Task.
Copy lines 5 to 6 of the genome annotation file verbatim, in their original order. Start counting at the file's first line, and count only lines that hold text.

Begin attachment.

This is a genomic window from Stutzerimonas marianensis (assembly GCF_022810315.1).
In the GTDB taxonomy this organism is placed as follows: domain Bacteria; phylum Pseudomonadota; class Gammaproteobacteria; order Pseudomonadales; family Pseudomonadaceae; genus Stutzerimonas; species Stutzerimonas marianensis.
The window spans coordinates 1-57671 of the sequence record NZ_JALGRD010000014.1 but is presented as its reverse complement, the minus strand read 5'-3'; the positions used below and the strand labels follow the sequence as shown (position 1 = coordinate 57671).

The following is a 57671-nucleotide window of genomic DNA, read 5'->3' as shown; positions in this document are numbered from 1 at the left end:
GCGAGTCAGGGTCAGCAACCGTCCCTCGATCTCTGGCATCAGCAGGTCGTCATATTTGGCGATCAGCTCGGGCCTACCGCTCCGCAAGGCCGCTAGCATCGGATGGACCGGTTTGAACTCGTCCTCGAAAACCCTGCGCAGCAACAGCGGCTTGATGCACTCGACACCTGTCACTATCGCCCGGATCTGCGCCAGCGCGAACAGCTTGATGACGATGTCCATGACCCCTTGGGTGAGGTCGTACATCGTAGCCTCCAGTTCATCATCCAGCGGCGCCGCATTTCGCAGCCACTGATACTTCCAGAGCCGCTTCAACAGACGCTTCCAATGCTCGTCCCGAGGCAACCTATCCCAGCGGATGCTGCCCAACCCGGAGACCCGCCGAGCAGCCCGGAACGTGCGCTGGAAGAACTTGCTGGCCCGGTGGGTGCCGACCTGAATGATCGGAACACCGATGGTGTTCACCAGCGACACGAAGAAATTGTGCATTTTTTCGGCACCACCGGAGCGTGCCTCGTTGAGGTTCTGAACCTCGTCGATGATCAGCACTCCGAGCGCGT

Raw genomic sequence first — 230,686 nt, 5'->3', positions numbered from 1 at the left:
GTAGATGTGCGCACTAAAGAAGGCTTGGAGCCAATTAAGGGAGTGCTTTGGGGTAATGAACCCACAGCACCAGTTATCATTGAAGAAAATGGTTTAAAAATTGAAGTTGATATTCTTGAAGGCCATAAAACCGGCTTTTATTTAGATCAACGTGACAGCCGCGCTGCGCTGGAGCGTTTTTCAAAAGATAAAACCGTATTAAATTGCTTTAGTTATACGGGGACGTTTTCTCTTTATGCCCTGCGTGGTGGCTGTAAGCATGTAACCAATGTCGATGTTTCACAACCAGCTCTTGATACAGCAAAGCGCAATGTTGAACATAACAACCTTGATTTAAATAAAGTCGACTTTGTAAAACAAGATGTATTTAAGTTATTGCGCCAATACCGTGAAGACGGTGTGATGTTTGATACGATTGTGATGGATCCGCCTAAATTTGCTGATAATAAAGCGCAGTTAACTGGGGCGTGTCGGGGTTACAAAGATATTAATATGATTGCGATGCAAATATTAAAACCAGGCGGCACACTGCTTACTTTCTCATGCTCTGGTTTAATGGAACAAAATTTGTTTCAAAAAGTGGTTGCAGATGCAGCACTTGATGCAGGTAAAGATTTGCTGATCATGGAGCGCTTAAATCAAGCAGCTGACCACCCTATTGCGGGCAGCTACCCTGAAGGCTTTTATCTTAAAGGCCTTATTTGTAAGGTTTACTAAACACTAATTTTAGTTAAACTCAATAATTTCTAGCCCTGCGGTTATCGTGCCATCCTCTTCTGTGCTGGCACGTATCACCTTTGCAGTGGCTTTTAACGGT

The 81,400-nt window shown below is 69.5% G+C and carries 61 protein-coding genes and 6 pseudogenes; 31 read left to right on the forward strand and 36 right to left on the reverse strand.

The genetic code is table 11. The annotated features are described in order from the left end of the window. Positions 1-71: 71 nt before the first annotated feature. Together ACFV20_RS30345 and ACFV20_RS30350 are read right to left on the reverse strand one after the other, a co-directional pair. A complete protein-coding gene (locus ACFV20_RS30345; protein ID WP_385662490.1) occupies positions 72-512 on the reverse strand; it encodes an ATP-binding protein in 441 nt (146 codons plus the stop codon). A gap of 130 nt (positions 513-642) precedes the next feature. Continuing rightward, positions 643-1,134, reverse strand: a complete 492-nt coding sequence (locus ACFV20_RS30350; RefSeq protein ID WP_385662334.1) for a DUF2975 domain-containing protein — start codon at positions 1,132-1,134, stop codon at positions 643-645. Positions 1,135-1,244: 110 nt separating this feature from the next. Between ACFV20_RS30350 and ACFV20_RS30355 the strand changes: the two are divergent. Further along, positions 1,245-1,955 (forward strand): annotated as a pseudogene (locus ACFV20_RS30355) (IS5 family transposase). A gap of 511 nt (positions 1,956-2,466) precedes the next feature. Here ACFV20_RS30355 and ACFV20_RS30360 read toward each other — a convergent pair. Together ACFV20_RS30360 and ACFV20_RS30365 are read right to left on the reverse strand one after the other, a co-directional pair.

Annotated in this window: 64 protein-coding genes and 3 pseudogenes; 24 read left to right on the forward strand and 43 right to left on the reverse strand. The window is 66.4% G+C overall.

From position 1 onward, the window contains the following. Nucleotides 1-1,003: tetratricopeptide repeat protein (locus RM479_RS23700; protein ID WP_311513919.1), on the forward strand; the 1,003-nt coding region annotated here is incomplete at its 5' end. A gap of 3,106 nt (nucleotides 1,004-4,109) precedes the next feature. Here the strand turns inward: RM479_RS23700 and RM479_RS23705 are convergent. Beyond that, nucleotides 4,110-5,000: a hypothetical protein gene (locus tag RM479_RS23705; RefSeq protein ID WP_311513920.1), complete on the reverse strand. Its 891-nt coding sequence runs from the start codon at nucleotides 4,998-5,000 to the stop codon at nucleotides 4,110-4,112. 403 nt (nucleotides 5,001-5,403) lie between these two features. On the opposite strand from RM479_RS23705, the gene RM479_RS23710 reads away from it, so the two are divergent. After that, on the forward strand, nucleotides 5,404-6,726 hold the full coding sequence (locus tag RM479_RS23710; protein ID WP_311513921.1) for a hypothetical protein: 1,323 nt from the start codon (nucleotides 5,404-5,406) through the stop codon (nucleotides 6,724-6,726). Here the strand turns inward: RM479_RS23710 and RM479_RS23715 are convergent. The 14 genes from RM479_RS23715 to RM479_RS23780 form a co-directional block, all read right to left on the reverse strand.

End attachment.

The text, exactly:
GCGAGTCAGGGTCAGCAACCGTCCCTCGATCTCTGGCATCAGCAGGTCGTCATATTTGGCGATCAGCTCGGGCCTACCGCTCCGCAAGGCCGCTAGCATCGGATGGACCGGTTTGAACTCGTCCTCGAAAACCCTGCGCAGCAACAGCGGCTTGATGCACTCGACACCTGTCACTATCGCCCGGATCTGCGCCAGCGCGAACAGCTTGATGACGATGTCCATGACCCCTTGGGTGAGGTCGTACATCGTAGCCTCCAGTTCATCATCCAGCGGCGCCGCATTTCGCAGCCACTGATACTTCCAGAGCCGCTTCAACAGACGCTTCCAATGCTCGTCCCGAGGCAACCTATCCCAGCGGATGCTGCCCAACCCGGAGACCCGCCGAGCAGCCCGGAACGTGCGCTGGAAGAACTTGCTGGCCCGGTGGGTGCCGACCTGAATGATCGGAACACCGATGGTGTTCACCAGCGACACGAAGAAATTGTGCATTTTTTCGGCACCACCGGAGCGTGCCTCGTTGAGGTTCTGAACCTCGTCGATGATCAGCACTCCGAGCGCGT

Raw genomic sequence first — 230,686 nt, 5'->3', positions numbered from 1 at the left: